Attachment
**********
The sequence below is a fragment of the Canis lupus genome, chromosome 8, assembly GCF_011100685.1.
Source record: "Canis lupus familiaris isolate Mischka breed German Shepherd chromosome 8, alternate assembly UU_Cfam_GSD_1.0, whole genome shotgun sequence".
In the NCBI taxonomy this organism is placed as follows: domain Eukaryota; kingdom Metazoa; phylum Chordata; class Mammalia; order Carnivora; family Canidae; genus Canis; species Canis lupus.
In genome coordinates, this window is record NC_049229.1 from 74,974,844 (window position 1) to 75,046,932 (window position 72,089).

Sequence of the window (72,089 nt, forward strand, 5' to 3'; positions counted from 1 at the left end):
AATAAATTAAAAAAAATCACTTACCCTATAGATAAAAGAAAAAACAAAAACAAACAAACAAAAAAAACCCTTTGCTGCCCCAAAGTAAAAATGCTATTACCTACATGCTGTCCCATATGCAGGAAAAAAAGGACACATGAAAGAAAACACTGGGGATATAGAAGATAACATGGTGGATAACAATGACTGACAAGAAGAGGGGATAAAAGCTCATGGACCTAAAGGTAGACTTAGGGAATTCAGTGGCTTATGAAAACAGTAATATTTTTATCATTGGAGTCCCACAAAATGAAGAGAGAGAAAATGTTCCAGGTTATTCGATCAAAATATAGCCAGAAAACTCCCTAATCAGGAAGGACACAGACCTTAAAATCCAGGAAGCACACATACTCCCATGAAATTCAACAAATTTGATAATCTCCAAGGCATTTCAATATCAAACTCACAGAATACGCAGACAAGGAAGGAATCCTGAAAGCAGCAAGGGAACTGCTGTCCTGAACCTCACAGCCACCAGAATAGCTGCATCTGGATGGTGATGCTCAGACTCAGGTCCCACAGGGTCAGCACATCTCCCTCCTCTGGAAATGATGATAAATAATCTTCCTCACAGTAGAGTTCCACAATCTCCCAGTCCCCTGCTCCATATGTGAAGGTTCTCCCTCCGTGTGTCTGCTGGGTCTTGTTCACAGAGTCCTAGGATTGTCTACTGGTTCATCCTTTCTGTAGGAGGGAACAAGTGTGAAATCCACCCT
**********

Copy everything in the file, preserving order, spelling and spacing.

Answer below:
The sequence below is a fragment of the Canis lupus genome, chromosome 8, assembly GCF_011100685.1.
Source record: "Canis lupus familiaris isolate Mischka breed German Shepherd chromosome 8, alternate assembly UU_Cfam_GSD_1.0, whole genome shotgun sequence".
In the NCBI taxonomy this organism is placed as follows: domain Eukaryota; kingdom Metazoa; phylum Chordata; class Mammalia; order Carnivora; family Canidae; genus Canis; species Canis lupus.
In genome coordinates, this window is record NC_049229.1 from 74,974,844 (window position 1) to 75,046,932 (window position 72,089).

Sequence of the window (72,089 nt, forward strand, 5' to 3'; positions counted from 1 at the left end):
AATAAATTAAAAAAAATCACTTACCCTATAGATAAAAGAAAAAACAAAAACAAACAAACAAAAAAAACCCTTTGCTGCCCCAAAGTAAAAATGCTATTACCTACATGCTGTCCCATATGCAGGAAAAAAAGGACACATGAAAGAAAACACTGGGGATATAGAAGATAACATGGTGGATAACAATGACTGACAAGAAGAGGGGATAAAAGCTCATGGACCTAAAGGTAGACTTAGGGAATTCAGTGGCTTATGAAAACAGTAATATTTTTATCATTGGAGTCCCACAAAATGAAGAGAGAGAAAATGTTCCAGGTTATTCGATCAAAATATAGCCAGAAAACTCCCTAATCAGGAAGGACACAGACCTTAAAATCCAGGAAGCACACATACTCCCATGAAATTCAACAAATTTGATAATCTCCAAGGCATTTCAATATCAAACTCACAGAATACGCAGACAAGGAAGGAATCCTGAAAGCAGCAAGGGAACTGCTGTCCTGAACCTCACAGCCACCAGAATAGCTGCATCTGGATGGTGATGCTCAGACTCAGGTCCCACAGGGTCAGCACATCTCCCTCCTCTGGAAATGATGATAAATAATCTTCCTCACAGTAGAGTTCCACAATCTCCCAGTCCCCTGCTCCATATGTGAAGGTTCTCCCTCCGTGTGTCTGCTGGGTCTTGTTCACAGAGTCCTAGGATTGTCTACTGGTTCATCCTTTCTGTAGGAGGGAACAAGTGTGAAATCCACCCT